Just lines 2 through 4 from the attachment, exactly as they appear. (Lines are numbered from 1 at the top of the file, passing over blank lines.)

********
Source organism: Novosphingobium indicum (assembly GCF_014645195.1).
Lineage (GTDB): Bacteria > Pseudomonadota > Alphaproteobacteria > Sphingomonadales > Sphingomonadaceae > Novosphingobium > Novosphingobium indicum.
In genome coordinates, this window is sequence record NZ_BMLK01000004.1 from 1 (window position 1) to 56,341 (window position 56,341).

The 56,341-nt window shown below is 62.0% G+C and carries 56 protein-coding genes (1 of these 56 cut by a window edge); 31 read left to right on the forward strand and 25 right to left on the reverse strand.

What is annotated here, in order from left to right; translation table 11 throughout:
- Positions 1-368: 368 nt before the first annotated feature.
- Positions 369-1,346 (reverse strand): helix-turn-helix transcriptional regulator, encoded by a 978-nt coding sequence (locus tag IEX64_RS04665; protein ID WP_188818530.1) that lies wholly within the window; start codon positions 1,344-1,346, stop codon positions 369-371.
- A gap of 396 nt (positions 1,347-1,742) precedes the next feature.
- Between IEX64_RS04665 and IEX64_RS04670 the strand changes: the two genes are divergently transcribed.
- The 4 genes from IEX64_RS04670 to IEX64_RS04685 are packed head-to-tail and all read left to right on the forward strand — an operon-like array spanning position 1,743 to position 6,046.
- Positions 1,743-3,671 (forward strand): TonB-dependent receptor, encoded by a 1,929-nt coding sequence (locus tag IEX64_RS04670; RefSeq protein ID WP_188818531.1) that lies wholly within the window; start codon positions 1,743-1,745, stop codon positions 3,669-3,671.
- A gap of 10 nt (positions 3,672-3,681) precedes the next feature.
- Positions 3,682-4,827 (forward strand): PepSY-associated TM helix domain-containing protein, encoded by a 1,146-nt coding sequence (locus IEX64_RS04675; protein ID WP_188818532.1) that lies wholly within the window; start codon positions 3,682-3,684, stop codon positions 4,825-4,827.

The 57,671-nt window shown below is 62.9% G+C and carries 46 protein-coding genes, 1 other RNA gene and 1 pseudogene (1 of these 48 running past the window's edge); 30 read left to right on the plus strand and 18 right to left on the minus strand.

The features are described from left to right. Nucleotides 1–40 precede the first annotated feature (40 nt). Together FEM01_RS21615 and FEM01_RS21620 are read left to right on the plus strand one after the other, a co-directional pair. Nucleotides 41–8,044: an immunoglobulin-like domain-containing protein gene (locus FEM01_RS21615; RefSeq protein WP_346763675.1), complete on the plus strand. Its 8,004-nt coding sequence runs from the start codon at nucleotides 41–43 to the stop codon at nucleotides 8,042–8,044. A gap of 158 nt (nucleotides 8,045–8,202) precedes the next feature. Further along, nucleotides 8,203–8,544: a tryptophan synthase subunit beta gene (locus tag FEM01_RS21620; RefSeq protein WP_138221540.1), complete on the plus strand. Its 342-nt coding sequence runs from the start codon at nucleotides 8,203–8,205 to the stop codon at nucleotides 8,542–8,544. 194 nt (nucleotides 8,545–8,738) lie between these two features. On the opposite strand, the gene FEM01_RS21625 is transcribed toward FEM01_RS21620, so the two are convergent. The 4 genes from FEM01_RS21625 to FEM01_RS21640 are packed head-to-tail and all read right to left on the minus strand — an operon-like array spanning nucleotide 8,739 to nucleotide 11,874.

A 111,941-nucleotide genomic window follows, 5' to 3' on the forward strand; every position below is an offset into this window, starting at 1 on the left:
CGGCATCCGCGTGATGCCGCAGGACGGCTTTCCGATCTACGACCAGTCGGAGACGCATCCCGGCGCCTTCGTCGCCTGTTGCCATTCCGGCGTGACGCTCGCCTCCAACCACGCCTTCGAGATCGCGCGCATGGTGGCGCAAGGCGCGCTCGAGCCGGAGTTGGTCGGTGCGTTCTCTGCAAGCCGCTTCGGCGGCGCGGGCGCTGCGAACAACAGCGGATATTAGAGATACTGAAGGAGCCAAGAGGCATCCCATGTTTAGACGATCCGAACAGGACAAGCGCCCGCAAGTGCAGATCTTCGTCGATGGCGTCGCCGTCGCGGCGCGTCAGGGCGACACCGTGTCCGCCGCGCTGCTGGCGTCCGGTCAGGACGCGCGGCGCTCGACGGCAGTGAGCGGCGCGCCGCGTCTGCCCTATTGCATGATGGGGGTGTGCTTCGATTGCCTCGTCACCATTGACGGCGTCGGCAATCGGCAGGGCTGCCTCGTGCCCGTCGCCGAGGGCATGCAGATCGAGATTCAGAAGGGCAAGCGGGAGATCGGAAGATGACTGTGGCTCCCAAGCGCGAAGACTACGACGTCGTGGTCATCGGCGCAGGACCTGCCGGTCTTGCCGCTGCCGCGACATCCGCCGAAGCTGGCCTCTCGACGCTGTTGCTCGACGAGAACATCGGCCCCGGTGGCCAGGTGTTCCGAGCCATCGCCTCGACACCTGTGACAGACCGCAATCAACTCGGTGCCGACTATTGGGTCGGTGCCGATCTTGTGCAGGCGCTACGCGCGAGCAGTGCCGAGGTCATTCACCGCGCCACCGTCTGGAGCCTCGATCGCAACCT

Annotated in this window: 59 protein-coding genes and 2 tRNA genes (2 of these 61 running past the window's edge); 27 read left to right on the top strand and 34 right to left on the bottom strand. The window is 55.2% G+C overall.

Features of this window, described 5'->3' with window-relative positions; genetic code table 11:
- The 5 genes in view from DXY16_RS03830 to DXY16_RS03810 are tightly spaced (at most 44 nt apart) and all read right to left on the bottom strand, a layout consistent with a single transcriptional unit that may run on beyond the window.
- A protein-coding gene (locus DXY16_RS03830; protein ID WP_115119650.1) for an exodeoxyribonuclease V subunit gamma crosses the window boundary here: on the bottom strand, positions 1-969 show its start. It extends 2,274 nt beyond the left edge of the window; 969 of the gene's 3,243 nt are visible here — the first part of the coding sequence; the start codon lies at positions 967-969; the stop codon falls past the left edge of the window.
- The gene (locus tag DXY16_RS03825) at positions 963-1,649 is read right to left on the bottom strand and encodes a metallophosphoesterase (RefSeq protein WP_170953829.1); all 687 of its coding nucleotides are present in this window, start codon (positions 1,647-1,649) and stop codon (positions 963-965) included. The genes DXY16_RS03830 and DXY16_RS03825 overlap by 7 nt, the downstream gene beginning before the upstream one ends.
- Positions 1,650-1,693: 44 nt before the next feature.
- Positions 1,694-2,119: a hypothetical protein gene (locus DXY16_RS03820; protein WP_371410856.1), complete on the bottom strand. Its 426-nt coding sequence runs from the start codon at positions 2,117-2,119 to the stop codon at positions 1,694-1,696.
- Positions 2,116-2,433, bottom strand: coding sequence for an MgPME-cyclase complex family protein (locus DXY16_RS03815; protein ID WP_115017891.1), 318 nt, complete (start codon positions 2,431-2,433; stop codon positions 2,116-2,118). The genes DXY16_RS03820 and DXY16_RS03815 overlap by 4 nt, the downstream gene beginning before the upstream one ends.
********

Lineage (GTDB): Bacteria > Pseudomonadota > Alphaproteobacteria > Sphingomonadales > Sphingomonadaceae > Novosphingobium > Novosphingobium indicum.
In genome coordinates, this window is sequence record NZ_BMLK01000004.1 from 1 (window position 1) to 56,341 (window position 56,341).

The 56,341-nt window shown below is 62.0% G+C and carries 56 protein-coding genes (1 of these 56 cut by a window edge); 31 read left to right on the forward strand and 25 right to left on the reverse strand.